Treatment and support

Providing flexible treatment and support options for people who are dependent on opioids is an important way to reduce harms related to opioid use [35303]. Treatment approaches will vary according to stage of life, cultural needs and risk factors.

There are different types of treatment options for people who want to reduce or stop using opioids. Detoxification and withdrawal management can be provided while people are still living in the community [23509]. Residential rehabilitation programs can be effective for people who have complex needs and may be experiencing physical and mental health difficulties [35303]. The outcomes for clients in withdrawal management and residential rehabilitation are improved if accompanied by good aftercare and follow up support. Counselling is also helpful to people who are in early stages of dependent use, and support groups such as Smart Recovery help people to maintain their health gains and prevent relapse [23509][35303].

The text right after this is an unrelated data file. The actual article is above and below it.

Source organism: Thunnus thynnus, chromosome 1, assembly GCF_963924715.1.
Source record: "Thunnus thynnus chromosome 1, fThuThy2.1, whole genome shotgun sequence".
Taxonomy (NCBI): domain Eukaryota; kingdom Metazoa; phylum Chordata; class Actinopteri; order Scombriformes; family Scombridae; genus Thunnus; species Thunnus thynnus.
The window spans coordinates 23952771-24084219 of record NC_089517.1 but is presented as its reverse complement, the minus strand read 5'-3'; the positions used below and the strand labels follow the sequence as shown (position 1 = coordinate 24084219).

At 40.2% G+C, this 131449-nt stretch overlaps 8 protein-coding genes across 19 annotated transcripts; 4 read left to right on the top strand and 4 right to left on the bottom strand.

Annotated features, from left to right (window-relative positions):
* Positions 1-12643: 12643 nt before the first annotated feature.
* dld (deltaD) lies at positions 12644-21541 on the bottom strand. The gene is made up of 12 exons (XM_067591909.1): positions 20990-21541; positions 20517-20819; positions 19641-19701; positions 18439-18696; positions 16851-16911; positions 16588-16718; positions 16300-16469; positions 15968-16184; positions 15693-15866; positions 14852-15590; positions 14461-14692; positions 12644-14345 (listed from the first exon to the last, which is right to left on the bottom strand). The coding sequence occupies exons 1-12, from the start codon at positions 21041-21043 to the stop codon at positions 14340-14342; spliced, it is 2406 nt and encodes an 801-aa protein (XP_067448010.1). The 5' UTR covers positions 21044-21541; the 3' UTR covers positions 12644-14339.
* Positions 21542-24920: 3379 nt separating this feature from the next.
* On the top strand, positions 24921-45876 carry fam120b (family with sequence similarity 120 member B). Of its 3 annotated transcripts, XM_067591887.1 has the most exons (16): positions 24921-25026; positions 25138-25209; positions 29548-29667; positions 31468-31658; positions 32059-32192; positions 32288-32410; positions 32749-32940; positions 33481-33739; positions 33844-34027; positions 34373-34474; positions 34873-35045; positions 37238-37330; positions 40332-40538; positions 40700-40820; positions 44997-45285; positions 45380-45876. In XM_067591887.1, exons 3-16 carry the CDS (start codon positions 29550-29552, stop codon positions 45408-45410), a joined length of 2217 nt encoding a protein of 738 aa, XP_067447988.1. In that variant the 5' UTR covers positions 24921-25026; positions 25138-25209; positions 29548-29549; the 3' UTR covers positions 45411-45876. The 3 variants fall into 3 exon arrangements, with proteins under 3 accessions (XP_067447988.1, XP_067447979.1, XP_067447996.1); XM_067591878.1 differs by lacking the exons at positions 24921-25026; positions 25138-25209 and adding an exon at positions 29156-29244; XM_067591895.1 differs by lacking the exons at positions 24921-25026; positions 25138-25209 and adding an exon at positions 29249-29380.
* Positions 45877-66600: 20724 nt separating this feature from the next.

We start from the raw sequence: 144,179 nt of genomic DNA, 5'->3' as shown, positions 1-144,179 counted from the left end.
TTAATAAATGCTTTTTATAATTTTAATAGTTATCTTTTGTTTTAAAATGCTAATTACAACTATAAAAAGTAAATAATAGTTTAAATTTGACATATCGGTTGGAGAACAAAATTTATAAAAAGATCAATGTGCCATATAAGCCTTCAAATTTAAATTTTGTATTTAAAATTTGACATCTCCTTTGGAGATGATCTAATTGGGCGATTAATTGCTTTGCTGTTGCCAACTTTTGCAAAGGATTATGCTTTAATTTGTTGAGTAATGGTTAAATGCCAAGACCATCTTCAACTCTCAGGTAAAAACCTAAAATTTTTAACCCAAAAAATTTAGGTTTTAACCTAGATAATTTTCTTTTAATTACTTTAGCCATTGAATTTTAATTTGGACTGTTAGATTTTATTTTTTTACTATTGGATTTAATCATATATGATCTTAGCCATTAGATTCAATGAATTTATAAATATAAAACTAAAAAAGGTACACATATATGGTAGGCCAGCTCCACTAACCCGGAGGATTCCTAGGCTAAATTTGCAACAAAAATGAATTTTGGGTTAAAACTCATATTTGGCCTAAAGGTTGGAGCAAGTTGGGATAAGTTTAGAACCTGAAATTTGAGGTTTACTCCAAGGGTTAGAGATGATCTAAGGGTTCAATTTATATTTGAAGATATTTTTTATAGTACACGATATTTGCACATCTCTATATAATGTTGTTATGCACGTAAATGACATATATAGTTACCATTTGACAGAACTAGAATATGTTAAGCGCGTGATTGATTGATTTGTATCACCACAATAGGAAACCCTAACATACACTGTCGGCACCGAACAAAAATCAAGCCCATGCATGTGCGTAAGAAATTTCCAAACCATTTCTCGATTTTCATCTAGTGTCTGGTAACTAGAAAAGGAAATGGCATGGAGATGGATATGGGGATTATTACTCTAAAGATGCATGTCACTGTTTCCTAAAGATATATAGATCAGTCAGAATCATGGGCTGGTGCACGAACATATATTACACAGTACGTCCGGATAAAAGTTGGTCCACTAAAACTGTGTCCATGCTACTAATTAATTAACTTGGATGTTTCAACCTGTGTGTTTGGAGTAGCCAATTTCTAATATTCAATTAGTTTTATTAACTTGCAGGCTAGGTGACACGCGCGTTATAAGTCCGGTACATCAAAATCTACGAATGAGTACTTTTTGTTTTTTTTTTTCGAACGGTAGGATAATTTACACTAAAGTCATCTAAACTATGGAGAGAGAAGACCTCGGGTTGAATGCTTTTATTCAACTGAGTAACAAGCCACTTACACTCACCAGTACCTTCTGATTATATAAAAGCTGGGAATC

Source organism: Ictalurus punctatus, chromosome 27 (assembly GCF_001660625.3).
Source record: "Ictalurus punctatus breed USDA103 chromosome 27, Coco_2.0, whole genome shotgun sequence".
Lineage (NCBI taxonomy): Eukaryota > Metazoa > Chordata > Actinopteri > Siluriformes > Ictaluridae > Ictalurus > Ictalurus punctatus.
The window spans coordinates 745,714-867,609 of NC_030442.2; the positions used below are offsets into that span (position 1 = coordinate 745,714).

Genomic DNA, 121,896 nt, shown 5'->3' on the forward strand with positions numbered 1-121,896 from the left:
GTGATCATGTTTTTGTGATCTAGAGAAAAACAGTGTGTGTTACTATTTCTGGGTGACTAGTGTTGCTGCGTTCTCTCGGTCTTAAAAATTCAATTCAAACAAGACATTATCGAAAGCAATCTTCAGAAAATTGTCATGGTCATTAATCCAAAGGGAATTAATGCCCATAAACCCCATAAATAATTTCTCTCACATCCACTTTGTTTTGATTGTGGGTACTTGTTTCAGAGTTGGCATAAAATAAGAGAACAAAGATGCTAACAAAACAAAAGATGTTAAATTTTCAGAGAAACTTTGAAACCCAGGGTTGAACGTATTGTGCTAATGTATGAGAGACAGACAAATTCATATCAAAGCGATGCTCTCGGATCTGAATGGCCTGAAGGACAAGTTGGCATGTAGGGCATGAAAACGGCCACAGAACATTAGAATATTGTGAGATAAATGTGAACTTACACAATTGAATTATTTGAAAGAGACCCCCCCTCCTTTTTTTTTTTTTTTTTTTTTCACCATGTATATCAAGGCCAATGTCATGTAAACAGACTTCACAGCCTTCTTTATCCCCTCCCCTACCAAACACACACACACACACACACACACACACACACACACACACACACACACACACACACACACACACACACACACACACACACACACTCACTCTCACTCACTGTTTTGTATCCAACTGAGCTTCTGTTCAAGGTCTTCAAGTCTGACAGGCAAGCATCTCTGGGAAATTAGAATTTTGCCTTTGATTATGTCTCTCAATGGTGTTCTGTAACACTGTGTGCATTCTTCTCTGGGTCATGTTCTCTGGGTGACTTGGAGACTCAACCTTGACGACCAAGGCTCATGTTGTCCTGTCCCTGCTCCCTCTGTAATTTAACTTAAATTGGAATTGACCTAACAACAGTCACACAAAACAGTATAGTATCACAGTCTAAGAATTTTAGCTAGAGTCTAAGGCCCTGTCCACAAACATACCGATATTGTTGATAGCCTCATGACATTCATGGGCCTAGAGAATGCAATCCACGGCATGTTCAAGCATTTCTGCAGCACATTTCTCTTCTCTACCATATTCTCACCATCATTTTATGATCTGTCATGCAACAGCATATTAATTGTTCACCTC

The main pharmacotherapy for opioid dependence is opioid agonist treatment (OAT) [35303].  OAT refers to long-term treatment approaches that involve the regular provision of long-acting opioid medicine in addition to regular monitoring and psychosocial supportive care. The main types of pharmacotherapies used in OAT are; oral methadone, sublingual buprenorphine and sublingual buprenorphine-naloxone [35303]. OAT provides clients the opportunity to stabilise their drug use and to make supportive changes in their substance use and lifestyle.

See also our section on Pharmacotherapies.


Key resources



Mina Mina Jukurrpa (Mina Mina Dreaming) by Sabrina Napangardi Granites

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